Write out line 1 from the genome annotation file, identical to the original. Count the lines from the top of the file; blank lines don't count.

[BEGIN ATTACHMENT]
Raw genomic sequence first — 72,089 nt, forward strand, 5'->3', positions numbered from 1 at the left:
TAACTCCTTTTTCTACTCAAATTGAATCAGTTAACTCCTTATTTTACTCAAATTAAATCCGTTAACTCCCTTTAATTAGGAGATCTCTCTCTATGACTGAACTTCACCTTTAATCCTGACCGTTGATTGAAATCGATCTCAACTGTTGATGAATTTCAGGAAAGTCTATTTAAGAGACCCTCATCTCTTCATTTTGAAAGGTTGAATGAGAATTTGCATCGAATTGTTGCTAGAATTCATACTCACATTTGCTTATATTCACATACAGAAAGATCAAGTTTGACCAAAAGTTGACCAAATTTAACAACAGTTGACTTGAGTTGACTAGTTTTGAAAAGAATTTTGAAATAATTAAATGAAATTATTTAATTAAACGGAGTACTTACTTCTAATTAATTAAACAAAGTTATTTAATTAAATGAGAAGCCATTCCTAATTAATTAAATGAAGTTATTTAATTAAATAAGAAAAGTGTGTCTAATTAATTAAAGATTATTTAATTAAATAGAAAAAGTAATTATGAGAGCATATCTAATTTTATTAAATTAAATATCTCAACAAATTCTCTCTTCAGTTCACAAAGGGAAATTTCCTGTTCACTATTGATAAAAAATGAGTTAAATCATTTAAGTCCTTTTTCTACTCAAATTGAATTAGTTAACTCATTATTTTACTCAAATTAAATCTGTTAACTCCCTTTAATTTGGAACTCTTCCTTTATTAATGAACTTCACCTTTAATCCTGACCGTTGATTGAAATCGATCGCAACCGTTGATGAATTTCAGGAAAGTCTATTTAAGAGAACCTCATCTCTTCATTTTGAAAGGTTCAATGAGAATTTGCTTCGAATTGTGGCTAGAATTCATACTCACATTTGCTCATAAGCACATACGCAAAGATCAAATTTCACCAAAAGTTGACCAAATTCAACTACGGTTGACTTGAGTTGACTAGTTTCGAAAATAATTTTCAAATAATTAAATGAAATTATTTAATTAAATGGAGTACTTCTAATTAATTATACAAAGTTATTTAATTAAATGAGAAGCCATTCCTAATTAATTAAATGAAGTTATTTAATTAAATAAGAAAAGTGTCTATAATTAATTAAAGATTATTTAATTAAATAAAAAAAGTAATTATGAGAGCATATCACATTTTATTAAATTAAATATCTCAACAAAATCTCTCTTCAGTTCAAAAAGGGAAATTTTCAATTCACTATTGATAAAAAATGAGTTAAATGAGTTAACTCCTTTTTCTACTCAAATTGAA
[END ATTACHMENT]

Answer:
Raw genomic sequence first — 72,089 nt, forward strand, 5'->3', positions numbered from 1 at the left: